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article imageOregonians flock to area churches after Roseburg college massacre

By Nathan Salant     Oct 5, 2015 in Crime
Roseburg - Southern Oregon residents flocked to religious services Sunday to mourn members of the local community college community who were gunned down by a student last week.
Ten people were killed and nine wounded last Thursday when the heavily armed student burst into his writing class at Umpqua Community College and opened fire.
More than 200 attendees stood at Garden Valley Church to hear vocalists sing "We Shall Not Be Shaken," a Christian ballad, and watch a slide show about the victims, according to the Reuters news service.
"For Roseburg, this was 9/11," Pastor Craig Schlesinger told his congregants, referring to the Sept. 11, 2001, attacks on New York and Washington, D.C.
Many attendees raised their hands, wiped away tears and embraced, Reuters said.
At Umpqua Unitarian Universalist Church across town, congregants cried, hugged and held hands as they sang "We Shall Overcome," a famous civil rights anthem though to have been derived from gospel music.
"Who are you now that this has happened?" the Rev. Annie Holmes asked the congregation, Reuters said.
"Of course, there's anger and fear and sadness and grief beyond description," she said.
Grief was the order of the day in Roseburg, a city of 22,000 in southwestern Oregon, even as new information emerged about the shooting.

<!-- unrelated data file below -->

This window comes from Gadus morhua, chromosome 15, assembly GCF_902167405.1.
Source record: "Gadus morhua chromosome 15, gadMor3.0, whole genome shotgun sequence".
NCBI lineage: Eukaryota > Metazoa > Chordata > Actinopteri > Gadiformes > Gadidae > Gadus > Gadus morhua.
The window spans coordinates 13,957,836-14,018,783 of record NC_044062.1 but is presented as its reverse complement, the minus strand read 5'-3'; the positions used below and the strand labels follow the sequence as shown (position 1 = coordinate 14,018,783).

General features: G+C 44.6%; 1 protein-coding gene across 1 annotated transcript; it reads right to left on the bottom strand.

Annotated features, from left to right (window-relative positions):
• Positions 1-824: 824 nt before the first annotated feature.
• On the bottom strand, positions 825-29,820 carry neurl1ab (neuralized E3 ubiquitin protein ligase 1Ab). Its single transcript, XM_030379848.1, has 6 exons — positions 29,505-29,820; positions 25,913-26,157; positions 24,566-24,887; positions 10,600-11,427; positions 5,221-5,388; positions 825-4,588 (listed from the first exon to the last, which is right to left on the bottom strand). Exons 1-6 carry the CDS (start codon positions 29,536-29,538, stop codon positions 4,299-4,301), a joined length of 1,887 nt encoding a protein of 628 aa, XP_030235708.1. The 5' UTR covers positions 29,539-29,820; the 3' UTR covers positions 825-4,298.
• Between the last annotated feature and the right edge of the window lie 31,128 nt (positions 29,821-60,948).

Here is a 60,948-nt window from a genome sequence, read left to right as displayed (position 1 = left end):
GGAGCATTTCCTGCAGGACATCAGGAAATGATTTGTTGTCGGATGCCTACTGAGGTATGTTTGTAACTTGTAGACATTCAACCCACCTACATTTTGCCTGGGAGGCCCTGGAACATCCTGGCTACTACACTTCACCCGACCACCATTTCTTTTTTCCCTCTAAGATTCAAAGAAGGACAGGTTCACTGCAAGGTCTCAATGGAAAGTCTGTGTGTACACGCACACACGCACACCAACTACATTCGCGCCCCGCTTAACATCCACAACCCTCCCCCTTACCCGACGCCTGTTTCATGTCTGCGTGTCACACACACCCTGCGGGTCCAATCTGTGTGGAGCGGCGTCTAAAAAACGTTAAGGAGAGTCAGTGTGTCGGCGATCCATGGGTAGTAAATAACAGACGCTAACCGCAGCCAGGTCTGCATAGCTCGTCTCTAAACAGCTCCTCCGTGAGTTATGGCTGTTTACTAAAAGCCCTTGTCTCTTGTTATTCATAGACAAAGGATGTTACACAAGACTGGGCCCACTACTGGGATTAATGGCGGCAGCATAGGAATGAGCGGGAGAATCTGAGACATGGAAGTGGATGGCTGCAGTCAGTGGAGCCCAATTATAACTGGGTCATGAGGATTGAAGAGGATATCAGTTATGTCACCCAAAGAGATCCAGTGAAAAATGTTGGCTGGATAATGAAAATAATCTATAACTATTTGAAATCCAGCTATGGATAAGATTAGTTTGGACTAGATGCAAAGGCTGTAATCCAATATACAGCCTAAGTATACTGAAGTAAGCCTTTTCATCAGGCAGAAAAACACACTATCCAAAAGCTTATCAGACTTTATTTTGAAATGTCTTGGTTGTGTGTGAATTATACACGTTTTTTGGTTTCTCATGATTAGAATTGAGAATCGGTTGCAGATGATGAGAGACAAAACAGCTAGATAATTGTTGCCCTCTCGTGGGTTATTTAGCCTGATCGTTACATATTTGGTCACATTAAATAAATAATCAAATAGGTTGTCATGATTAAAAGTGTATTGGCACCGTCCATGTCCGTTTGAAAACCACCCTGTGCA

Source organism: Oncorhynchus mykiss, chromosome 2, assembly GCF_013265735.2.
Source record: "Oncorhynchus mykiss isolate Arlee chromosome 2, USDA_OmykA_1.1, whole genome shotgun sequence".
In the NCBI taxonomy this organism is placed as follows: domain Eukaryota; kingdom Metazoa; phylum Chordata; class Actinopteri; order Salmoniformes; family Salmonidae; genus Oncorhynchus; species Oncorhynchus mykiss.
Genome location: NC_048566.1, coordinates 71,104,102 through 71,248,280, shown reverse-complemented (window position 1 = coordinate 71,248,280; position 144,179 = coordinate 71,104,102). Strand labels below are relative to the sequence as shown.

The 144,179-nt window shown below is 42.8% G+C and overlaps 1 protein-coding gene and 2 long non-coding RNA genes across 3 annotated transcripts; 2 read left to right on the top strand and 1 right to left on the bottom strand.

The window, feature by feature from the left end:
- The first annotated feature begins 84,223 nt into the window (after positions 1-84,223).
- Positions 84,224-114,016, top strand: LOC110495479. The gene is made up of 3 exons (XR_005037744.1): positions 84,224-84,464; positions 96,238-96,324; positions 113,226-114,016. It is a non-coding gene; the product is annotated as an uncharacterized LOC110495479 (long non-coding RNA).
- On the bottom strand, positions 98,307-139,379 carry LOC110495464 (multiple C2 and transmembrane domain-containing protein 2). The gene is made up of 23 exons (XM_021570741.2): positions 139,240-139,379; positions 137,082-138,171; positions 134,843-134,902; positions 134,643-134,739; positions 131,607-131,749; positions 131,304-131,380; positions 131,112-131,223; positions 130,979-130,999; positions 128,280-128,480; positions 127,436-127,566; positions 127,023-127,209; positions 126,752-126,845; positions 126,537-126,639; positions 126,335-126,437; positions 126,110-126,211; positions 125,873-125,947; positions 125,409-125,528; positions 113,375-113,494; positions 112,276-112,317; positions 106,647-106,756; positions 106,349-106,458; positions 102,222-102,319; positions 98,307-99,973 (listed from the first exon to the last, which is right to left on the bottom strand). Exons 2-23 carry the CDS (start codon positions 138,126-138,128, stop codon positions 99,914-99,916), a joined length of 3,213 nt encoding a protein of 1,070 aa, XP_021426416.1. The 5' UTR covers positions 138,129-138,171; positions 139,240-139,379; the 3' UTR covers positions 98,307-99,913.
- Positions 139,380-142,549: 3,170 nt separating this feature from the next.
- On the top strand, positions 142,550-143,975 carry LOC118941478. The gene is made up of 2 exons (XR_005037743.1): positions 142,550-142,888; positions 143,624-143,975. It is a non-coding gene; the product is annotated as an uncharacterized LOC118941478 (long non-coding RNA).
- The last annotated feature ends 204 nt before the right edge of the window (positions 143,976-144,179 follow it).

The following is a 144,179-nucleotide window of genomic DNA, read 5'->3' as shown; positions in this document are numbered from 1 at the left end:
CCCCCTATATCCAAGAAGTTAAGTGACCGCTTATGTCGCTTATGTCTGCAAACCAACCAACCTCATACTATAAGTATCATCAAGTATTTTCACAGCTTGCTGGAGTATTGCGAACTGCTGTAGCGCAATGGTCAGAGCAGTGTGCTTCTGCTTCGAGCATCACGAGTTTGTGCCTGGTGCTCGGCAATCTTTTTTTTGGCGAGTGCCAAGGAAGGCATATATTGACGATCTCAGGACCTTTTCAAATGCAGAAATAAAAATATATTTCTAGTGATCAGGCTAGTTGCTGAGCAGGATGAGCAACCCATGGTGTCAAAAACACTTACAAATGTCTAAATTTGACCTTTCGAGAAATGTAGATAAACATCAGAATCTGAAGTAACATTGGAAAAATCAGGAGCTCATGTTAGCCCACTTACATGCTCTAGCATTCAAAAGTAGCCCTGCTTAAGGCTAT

Douglas County Sheriff John Hamlin revealed Saturday that medical examiners now believe the alleged shooter, Christopher Harper-Mercer, 26, who lived with his mother just outside Roseburg, killed himself after executing the teacher, Lawrence Levine, and methodically shooting his fellow students.
Authorities had initially said Harper-Mercer was killed by police officers arriving at the gruesome scene.
One of the victims told police that Harper-Mercer spared one fellow student to give an envelope to authorities that contained a computer flash drive, but an FBI spokesman refused to reveal the contents of the flash drive.
Another student who declined to give her name told authorities that Harper-Mercer told classmates that he would try to kill them painlessly and said he would be "joining" them in a minute or two, Reuters said.
That student also told police that Harper-Mercer shot one woman when she trying to climb back into a wheelchair he had ordered her out of.
"This gunman had really controlled the environment very well," a pastor who requested anonymity told Reuters.
That pastor was working with other area clergy to counsel victims and other residents traumatized by the mass shooting, Reuters said.
"He had people hit the ground, he was speaking very calmly as he was committing the act," the pastor recalled victims telling him.
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